Common name: Swamp Darter
Synonyms and Other Names: Bolesoma fusiforme
available through www.itis.gov
Identification: Page (1983); Smith (1985); Page and Burr (1991); Etnier and Starnes (1993); Jenkins and Burkhead (1994).
Size: 5.9 cm.
Native Range: Seaboard lowlands, Atlantic and Gulf coastal plains from southern Maine to Louisiana (Sabine River) and southeastern Oklahoma (Red River); Former Mississippi Embayment north to Kentucky and southeastern Missouri (Page and Burr 1991). Collette (1962) gave a dot distribution map.
Puerto Rico &
Hydrologic Unit Codes (HUCs) Explained
Native range data for this species provided in part by NatureServe
Interactive maps: Point Distribution Maps
Table 1. States with nonindigenous occurrences, the earliest and latest observations in each state, and the tally and names of HUCs with observations†. Names and dates are hyperlinked to their relevant specimen records. The list of references for all nonindigenous occurrences of Etheostoma fusiforme are found here.
Table last updated 10/4/2018
† Populations may not be currently present.
Ecology: Primarily occurs in slow moving or stagnant waters such as ponds, swamps, and small backwaters (Collette 1962).
Means of Introduction: Unknown.
Status: Established in North Carolina (Page and Burr 1991).
Impact of Introduction: The impacts of this species are currently unknown, as no studies have been done to determine how it has affected ecosystems in the invaded range. The absence of data does not equate to lack of effects. It does, however, mean that research is required to evaluate effects before conclusions can be made.
References: (click for full references)
Bailey, J.R. 1950. A new subspecies of the darter Hololepis barratti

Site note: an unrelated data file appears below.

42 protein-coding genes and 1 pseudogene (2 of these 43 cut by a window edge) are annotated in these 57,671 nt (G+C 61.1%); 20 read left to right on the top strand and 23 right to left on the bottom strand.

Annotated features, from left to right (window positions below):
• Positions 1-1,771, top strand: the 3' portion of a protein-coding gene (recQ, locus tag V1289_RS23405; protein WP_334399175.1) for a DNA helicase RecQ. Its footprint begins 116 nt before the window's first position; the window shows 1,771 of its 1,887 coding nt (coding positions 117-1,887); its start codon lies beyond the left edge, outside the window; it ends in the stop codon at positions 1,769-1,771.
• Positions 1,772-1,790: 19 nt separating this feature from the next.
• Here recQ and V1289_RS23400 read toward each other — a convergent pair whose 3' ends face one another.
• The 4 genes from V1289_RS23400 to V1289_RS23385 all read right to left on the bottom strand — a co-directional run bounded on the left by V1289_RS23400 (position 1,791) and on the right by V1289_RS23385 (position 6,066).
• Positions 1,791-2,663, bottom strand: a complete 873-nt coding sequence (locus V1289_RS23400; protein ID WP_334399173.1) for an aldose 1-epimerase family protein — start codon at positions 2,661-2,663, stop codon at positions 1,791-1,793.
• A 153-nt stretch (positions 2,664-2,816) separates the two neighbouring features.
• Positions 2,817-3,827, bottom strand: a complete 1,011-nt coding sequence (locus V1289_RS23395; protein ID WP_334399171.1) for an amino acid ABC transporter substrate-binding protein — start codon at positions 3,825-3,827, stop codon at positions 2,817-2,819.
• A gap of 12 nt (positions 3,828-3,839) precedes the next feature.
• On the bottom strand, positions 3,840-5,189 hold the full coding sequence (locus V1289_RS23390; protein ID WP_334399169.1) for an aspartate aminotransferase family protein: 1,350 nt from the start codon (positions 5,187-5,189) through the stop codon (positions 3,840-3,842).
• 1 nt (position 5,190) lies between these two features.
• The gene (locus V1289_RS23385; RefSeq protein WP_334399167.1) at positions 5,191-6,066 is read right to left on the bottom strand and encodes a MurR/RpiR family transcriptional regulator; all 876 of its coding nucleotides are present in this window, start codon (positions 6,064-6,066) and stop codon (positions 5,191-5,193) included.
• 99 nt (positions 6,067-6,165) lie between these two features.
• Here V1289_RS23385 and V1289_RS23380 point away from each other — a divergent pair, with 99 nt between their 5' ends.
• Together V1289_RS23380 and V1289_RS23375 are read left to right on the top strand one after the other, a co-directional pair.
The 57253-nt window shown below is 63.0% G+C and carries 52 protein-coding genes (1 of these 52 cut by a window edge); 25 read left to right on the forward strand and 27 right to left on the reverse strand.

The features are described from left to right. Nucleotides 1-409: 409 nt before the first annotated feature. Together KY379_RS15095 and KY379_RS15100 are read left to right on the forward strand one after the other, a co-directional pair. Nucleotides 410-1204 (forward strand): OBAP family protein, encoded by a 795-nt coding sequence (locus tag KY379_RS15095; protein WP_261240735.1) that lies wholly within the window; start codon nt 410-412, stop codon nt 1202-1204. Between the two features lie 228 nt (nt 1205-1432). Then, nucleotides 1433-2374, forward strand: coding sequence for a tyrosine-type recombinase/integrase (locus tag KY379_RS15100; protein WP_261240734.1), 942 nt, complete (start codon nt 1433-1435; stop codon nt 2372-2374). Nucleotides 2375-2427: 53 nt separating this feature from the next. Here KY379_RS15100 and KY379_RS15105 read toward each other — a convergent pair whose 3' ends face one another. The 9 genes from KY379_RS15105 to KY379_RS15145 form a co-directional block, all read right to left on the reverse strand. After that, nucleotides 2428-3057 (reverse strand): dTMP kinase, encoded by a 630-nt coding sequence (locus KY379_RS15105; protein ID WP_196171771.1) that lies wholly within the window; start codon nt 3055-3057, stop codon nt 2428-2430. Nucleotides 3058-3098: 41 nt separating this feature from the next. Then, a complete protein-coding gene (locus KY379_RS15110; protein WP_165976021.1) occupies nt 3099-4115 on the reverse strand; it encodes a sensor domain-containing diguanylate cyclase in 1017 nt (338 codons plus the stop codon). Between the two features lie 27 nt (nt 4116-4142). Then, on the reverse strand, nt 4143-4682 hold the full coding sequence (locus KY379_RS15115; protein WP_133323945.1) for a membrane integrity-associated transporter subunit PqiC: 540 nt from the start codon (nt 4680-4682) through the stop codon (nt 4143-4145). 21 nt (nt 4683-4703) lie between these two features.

from western North Carolina. Copeia 1950(4):311-316.
Bailey, R.M., H.E. Winn, and C.L. Smith. 1954. Fishes from the Escambia River, Alabama and Florida, with ecologic and taxonomc notes. Proceedings of the Academy of Natural Sciences of Philadelphia 61:109-164.
Collette, B.B. 1962. The swamp darters of the subgenus Hololepis (Pisces, Percidae). Tulane Studies in Zoology 9(4):115-211.
Etnier, D.A., and W.C. Starnes. 1993. The fishes of Tenneessee. University of Tennessee Press, Knoxville, TN.
Jenkins, R.E., and N.M. Burkhead. 1994. Freshwater Fishes of Virginia. American Fisheries Society, Bethesda, MD.
Menhinick, E. F. 1991. The freshwater fishes of North Carolina. North Carolina Wildlife Resources Commission. 227 pp.
Page, L.M. 1983. Handbook of darters. T.F.H., Inc., Neptune City, NJ.
Page, L.M. and B.M. Burr. 1991. A field guide to freshwater fishes of North America north of Mexico. The Peterson Guide Series, vol. 42. Houghton Mifflin Company, Boston, MA.
Schmidt, R.E. 1986. Zoogeography of the northen Appalachians. 137-160 in C.H. Hocutt and E.O. Wiley, eds. The zoogeography of North American freshwater fishes. John Wiley and Sons, New York, NY.
Smith, C.L. The inland fishes of New York State. New York State Department of Environmental Conservation, Albany, NY.
Texas Freshwater Fishes
(University of Texas San Marcos)
Pam Fuller, and Matt Neilson
Revision Date: 8/1/2011
Peer Review Date: 4/1/2016
Pam Fuller, and Matt Neilson, 2019, Etheostoma fusiforme (Girard, 1854): U.S. Geological Survey, Nonindigenous Aquatic Species Database, Gainesville, FL, https://nas.er.usgs.gov/queries/FactSheet.aspx?SpeciesID=813, Revision Date: 8/1/2011, Peer Review Date: 4/1/2016, Access Date: 3/18/2019
This information is preliminary or provisional and is subject to revision. It is being provided to meet the need for timely best science. The information has not received final approval by the U.S. Geological Survey (USGS) and is provided on the condition that neither the USGS nor the U.S. Government shall be held liable for any damages resulting from the authorized or unauthorized use of the information.